In the trade area, qui tam claims generally involve import duty evasion, but also relate to schemes to skirt “Buy American” requirements and violate export control laws. The whistleblowers tend to be employees or ex-employees of the defendant—people with inside information. Indeed, the goal of the qui tam provision is to supplement the government’s limited investigative resources by incentivizing such insiders to come forward and report wrongdoing. Business rivals or others with specialized industry access also are frequently qui tam relators. Most cases involve trade with China, the United State’s largest goods trading partner.
Import duty qui tam cases generally involve three categories of schemes—transshipment, undervaluation or tariff misclassification.
Transshipment refers to the falsification of goods’ country of origin to dodge import quotas or antidumping or countervailing duties. The evader initially exports the goods to a third country and then re-exports them to the United States with the markings and paperwork doctored to hide the real country of origin. The Univar case, for example, involved transshipments of the artificial sweetener saccharin from China through Taiwan. A competitor of the defendant discovered the fraud and filed the qui tam lawsuit after investigating the defendant’s purported Taiwanese saccharin suppliers, determining that those factories lacked the environmental permits even to manufacture saccharin. Using publicly available trade data, the competitor also tracked the Chinese imports to corresponding U.S. shipments. The U.S. Justice Department presently is suing Univar for unpaid antidumping duties over the scheme in the U.S. Court of International Trade.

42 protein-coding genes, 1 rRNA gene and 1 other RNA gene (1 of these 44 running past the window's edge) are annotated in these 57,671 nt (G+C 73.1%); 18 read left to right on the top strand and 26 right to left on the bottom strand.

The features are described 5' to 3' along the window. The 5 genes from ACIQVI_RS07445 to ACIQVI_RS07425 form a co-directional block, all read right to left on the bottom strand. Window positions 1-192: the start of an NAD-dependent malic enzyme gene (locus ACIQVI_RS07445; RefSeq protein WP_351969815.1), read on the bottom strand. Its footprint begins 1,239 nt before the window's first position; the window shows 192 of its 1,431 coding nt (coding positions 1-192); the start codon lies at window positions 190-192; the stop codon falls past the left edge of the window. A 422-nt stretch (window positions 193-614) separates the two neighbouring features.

Another example is the Tai Shan Golden Gain Aluminum Products case. There, importers transshipped aluminum extrusions from China through Malaysia to avoid antidumping and countervailing duties. The scheme involved repacking and remarking the goods to disguise their country of origin. The defendants paid a total of $4.5 million to settle the claims. The U.S. trade consultant who alerted the government to the scheme through a qui tam lawsuit received 18 percemt of the recovery as a whistleblower reward.
Undervaluation refers to fraudulently understating the transaction value of imported goods. In the typical case, the violator provides CBP with bogus or doctored invoices containing prices lower than those actually paid. Schemes also can involve a second set of true invoices used for billing purposes (a “double invoice” fraud), or a failure to disclose to CBP that the supplier is related to the importer and not a genuine third party. The omission of “assists” (materials supplied by the buyer for use in the production process) from transaction value also is common.
In the Motives case, for example, an importer filed invoices with CBP reflecting only a portion of the prices charged, while the balances were billed via a second set of invoices—not disclosed to CBP—labeled “debit notes.” In July 2016, the government announced a settlement of the claims for $13.4 million.